Many donor conceived people use DNA tests to unlock the mystery of their genetic heritage, learn more about their health, and even search for family members. To shed some light on how to go about the latter, we tapped Stephanie Talley, a volunteer search assistant for DNA Detectives and DNA for the Donor Conceived, for tips about where to begin and how to get help.
I know absolutely nothing about the donor and have no records. How can DNA testing help me search for family members?
In a way, you DO have records; they are stored in your DNA. Genetic genealogists encourage anyone looking for their biological family to test with all the major DNA testing sites—23andMe, AncestryDNA, and Family Tree DNA—to glean as many DNA matches as possible.
The more DNA you share with a match, the easier it can be to determine how they are related to you (barring any complications such as adoption or unknown parentage in the match’s family). In addition to this, the more “close matches” (typically second cousin range or closer) you find, the better. Their DNA connections to each other can help you determine your relation to a single individual. There is a lot of additional technical information and free research aids made available by the DNA Detectives to help explain this to those who are new.
Should I ask my biologically related parent to take a test?
For donor conceived individuals, or anyone searching for a single unknown parent, testing a known genetic parent is critical to identifying the other. You can use their results in conjunction with your own to sort the paternal and maternal matches you discover. For those who are unable to test their known parent, building the ancestral tree of this known parent can also assist you in sorting your matches, if you can identify how they are connected to your known parent’s family.
It’s a good practice to build out the known parent’s tree with or without testing them to further aid in your research, but testing them is definitely a crucial aid. If a half-sibling who shares the same known parent is available, they can also assist in sorting in this way, as well as a sibling of the known parent, or a grandparent. Ideally, the known parent is the best source as you share the most DNA with them, but these are workable alternatives.
Does the donor have to take a test in order to be identified?
No. Your results will show you genetic relatives and the amount of DNA they share with you. This means potentially finding your donor based on genetic connection(s) without the donor taking a DNA test. Of course, there is also the possibility that a DNA test will immediately connect you to close family members, such as donor siblings or the donor him/herself.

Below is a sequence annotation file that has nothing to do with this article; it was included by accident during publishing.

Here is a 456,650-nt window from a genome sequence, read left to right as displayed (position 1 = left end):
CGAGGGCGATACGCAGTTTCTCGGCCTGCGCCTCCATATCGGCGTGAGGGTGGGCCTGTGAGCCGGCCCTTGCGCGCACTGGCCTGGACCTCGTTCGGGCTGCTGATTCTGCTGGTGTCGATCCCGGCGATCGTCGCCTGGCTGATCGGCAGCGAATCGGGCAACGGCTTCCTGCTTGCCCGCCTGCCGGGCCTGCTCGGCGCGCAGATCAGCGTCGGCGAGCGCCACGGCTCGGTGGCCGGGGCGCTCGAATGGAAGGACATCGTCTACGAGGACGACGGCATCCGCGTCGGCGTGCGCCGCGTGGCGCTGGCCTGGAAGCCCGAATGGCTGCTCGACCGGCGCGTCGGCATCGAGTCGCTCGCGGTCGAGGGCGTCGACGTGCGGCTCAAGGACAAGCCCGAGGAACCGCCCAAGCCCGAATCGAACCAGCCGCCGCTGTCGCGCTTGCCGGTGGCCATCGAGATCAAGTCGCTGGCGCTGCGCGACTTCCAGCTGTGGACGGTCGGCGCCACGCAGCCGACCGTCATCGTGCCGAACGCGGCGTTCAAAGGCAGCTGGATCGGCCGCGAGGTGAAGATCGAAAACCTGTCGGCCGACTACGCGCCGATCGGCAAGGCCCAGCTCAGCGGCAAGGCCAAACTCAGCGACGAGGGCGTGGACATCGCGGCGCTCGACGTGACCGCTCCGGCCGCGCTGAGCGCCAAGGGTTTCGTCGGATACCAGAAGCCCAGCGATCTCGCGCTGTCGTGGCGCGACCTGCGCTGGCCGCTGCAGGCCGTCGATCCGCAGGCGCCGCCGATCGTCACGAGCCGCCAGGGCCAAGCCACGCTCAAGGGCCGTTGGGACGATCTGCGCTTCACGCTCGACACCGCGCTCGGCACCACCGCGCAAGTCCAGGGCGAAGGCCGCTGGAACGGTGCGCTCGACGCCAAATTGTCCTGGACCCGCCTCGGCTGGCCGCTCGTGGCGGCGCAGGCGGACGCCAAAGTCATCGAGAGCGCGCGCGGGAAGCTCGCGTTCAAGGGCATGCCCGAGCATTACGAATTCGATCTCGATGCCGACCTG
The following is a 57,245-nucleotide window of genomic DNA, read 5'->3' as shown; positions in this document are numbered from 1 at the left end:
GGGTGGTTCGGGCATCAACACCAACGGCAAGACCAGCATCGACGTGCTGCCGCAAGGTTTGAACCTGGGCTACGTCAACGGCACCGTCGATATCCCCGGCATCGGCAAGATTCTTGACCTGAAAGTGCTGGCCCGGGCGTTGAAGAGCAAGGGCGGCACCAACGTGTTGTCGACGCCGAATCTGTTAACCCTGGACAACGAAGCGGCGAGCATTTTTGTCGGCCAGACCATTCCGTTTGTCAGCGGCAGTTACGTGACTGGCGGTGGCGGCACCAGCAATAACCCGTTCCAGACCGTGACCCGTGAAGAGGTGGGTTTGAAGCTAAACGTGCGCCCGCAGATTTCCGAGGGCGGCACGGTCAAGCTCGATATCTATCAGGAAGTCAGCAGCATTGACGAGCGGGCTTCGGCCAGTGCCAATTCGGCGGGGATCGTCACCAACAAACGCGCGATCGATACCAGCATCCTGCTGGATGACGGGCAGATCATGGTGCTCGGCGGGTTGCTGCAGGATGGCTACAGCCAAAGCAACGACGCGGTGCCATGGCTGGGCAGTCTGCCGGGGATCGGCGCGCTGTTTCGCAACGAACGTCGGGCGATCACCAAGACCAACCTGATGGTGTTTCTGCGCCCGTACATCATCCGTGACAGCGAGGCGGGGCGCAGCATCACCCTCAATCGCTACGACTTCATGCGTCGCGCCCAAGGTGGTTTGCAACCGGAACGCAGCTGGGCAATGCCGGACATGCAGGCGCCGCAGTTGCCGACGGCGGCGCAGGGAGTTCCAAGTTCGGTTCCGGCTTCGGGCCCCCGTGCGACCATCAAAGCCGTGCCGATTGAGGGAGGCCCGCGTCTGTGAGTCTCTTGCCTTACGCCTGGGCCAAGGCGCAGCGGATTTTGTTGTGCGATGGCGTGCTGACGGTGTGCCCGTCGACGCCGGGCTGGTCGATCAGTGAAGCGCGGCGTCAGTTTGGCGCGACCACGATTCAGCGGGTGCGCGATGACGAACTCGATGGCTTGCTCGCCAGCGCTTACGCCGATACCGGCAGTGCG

Which test should I order?
The short answer: all of them! If you can only afford one test, start with AncestryDNA. This one is what I call the “search powerhouse” because it gives you access to “paper-trail” records that the other DNA sites do not, such as immigration records, census data, and obituaries. There is a LOT of research you can do with your DNA results, so it’s best to start a search here, and make this your home base.
You can also expand your search to the Family Tree DNA database by uploading your raw data from AncestryDNA to see if you get any additional matches using their family finder.
Uploading your raw data to GEDmatch is another great way to expand your results from Ancestry (for free!) The third party research hub lets members of any of the “big three” DNA sites upload their raw data for a detailed genetic comparison. GEDmatch also offers advanced tools for a small fee.
I did a DNA test and I don’t understand my results. Help!
You are not alone! Take a breather, and then join DNA Detectives on Facebook. This will put you in contact with over 30,000 active members varying from beginner to advanced genetic genealogists. There are search assistants who have already solved their own cases, those just getting started, and everyone in-between. The group is always growing, and there are new members all the time. Everyone starts somewhere.
Not only can you get your specific questions answered, you can get to know some of your peers and gain support in your search. There are members from all corners of the world, so if you’re feeling lost and looking for support, someone is there to help.
For those who are donor-conceived, there is also DNA for the Donor Conceived, a sister group founded by DNA Detectives. In both groups, you’ll find links for ordering DNA tests (some include discounts), self-education files to help interpret your DNA results, and a wonderful support network.
Stephanie Talley is a donor-conceived television production professional with a not-so-secret passion for genetic inheritance and genealogy. She began a genetic search for her biological paternal family in 2013. In October 2016, she met her biological father and siblings for the first time. In addition, she has assisted others in successfully solving their adoption/unknown parent searches and continues to volunteer as a search assistant for DNA Detectives and for DNA for the Donor Conceived.
Top image by Caroline Davis, via Flickr